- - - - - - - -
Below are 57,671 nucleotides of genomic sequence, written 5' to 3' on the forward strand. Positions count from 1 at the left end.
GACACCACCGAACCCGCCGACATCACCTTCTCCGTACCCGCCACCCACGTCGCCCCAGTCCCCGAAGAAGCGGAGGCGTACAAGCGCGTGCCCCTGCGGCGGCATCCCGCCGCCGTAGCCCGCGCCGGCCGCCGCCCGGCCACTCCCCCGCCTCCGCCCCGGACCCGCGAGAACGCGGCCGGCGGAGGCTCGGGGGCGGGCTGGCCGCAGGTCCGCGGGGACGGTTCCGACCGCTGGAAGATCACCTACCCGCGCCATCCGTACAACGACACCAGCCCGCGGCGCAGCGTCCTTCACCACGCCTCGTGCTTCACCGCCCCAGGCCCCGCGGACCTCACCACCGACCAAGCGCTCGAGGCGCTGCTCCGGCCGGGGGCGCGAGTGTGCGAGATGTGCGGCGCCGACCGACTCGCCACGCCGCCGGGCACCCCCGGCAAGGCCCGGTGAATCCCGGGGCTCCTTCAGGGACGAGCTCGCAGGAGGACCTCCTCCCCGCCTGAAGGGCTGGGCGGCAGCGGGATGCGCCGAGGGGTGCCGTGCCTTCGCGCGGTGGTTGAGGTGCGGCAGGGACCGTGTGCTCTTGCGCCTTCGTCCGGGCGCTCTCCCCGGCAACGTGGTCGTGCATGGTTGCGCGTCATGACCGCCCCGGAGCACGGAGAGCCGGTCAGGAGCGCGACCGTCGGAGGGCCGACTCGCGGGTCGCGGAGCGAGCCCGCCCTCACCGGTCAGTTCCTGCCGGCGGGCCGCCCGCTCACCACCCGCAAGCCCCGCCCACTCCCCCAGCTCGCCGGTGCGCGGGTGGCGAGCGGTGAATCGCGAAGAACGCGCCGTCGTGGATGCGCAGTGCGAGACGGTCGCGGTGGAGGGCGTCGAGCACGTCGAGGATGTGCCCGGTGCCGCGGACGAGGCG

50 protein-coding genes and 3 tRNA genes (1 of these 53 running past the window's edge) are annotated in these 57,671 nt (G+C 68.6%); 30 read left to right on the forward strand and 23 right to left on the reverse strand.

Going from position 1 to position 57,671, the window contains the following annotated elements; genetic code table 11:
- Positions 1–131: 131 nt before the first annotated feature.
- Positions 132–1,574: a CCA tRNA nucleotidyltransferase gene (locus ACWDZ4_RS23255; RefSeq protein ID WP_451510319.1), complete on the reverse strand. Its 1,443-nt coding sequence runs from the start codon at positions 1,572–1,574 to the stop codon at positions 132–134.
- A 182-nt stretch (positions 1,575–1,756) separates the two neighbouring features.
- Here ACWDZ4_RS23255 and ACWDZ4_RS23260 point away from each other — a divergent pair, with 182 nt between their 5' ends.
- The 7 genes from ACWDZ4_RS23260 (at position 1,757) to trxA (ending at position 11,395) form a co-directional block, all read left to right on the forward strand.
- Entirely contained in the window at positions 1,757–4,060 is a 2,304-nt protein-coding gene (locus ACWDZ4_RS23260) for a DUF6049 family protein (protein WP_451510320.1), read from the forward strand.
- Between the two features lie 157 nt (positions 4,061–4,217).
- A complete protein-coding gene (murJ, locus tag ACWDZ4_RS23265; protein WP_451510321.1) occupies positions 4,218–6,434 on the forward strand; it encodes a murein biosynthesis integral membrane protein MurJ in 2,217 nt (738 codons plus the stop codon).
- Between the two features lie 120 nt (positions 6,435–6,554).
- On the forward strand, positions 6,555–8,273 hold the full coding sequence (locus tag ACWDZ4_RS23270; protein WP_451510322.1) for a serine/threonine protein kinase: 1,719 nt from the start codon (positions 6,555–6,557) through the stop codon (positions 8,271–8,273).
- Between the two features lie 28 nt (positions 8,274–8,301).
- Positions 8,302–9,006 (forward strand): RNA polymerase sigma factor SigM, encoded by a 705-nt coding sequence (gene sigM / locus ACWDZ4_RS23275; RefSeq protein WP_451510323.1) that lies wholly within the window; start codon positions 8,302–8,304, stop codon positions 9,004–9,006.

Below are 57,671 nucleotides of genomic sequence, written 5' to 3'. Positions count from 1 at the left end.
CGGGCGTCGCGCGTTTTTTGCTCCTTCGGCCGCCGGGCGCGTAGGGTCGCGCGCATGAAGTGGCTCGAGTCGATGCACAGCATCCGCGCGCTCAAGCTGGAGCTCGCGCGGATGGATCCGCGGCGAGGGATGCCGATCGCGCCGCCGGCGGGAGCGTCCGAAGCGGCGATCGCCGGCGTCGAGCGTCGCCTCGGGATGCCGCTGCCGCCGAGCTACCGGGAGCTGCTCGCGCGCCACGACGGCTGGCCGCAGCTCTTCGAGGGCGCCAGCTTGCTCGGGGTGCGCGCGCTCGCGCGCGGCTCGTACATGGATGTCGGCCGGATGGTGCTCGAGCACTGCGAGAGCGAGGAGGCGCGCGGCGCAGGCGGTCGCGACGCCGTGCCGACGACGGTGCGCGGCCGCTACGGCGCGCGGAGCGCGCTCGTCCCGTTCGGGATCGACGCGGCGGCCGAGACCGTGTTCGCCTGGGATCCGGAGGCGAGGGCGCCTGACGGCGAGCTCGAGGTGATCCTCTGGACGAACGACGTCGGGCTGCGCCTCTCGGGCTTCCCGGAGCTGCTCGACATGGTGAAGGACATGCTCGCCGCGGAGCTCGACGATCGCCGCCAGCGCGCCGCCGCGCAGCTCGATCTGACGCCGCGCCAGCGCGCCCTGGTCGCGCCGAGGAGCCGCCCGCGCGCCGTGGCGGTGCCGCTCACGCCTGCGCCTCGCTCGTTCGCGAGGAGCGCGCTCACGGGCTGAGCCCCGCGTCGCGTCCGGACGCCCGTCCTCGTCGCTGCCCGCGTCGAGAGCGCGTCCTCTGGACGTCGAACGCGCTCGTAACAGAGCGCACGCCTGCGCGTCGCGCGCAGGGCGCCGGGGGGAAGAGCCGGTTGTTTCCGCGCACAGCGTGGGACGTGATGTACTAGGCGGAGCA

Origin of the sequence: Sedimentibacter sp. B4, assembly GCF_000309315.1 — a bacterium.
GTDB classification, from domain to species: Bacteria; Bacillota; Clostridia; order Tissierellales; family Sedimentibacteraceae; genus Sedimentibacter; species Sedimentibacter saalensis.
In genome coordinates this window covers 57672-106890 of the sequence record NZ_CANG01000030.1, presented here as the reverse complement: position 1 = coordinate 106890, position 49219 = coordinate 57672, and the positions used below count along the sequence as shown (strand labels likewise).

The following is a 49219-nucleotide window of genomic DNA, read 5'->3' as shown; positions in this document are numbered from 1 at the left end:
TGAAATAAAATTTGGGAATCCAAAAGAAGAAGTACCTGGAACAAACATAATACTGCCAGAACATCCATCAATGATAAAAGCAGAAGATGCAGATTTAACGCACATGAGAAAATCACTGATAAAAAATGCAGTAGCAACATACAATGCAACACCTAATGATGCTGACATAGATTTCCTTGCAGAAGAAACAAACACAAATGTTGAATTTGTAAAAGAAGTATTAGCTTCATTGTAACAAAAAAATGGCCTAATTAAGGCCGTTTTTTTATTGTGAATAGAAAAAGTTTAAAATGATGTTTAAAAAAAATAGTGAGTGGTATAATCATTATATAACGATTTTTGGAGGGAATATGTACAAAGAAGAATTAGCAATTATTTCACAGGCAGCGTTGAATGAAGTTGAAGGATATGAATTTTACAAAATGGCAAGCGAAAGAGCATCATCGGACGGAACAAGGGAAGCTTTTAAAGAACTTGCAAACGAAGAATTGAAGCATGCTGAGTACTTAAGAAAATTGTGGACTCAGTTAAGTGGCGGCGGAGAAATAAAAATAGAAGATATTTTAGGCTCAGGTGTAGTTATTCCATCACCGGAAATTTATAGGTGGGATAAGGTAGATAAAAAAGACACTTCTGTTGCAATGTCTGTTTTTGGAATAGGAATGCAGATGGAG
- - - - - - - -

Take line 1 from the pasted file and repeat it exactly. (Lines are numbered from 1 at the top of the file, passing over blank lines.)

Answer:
Below are 57,671 nucleotides of genomic sequence, written 5' to 3' on the forward strand. Positions count from 1 at the left end.